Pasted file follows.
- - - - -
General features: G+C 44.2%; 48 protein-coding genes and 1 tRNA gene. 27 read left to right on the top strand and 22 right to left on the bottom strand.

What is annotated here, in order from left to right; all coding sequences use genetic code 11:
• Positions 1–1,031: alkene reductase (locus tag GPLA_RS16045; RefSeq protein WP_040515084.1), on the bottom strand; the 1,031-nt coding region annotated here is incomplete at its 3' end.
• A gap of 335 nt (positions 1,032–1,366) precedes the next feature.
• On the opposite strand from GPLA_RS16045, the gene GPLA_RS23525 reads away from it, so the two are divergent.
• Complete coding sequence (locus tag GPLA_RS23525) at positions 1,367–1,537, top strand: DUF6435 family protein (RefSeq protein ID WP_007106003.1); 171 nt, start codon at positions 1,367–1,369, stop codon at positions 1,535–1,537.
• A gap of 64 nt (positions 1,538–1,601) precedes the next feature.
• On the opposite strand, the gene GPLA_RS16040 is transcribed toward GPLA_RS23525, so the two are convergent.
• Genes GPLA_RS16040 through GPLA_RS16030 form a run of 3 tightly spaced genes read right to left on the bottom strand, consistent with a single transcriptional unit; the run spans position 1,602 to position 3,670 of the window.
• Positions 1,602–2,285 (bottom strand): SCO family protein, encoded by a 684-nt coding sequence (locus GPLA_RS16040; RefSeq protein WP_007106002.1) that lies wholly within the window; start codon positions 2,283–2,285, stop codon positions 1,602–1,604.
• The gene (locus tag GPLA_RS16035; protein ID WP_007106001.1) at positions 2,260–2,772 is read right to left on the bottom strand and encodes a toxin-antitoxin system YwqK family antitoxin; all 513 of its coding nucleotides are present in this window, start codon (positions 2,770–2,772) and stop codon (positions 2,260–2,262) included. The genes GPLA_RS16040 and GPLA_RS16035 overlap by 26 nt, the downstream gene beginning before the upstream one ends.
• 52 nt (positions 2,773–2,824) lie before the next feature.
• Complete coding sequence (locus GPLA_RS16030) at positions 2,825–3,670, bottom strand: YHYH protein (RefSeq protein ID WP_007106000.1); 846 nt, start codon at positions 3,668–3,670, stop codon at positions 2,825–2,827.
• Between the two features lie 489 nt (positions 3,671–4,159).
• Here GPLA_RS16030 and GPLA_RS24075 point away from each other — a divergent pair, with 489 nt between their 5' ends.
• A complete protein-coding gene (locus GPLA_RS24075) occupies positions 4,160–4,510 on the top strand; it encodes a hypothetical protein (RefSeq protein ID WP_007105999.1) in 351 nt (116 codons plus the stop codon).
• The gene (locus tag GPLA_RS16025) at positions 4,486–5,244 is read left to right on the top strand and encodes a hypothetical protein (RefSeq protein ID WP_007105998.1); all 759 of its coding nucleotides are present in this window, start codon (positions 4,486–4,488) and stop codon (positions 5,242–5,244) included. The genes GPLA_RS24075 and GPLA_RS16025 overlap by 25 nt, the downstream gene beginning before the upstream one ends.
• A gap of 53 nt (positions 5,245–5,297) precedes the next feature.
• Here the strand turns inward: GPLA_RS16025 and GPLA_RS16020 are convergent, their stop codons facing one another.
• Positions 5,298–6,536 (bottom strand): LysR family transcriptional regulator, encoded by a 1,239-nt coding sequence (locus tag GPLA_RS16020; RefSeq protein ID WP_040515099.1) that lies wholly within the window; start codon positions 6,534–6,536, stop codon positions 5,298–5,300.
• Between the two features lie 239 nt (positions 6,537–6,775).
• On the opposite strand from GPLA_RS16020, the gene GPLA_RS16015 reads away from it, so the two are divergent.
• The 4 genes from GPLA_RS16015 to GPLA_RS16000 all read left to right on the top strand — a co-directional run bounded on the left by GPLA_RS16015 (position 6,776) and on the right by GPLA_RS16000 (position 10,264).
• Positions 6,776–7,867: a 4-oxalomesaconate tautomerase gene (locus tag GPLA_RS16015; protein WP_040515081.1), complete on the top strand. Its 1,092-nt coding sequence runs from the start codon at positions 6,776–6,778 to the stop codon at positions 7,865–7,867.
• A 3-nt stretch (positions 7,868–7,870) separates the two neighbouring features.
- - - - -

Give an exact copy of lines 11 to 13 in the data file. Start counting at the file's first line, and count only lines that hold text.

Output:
• The gene (locus tag GPLA_RS16035; protein ID WP_007106001.1) at positions 2,260–2,772 is read right to left on the bottom strand and encodes a toxin-antitoxin system YwqK family antitoxin; all 513 of its coding nucleotides are present in this window, start codon (positions 2,770–2,772) and stop codon (positions 2,260–2,262) included. The genes GPLA_RS16040 and GPLA_RS16035 overlap by 26 nt, the downstream gene beginning before the upstream one ends.
• 52 nt (positions 2,773–2,824) lie before the next feature.
• Complete coding sequence (locus GPLA_RS16030) at positions 2,825–3,670, bottom strand: YHYH protein (RefSeq protein ID WP_007106000.1); 846 nt, start codon at positions 3,668–3,670, stop codon at positions 2,825–2,827.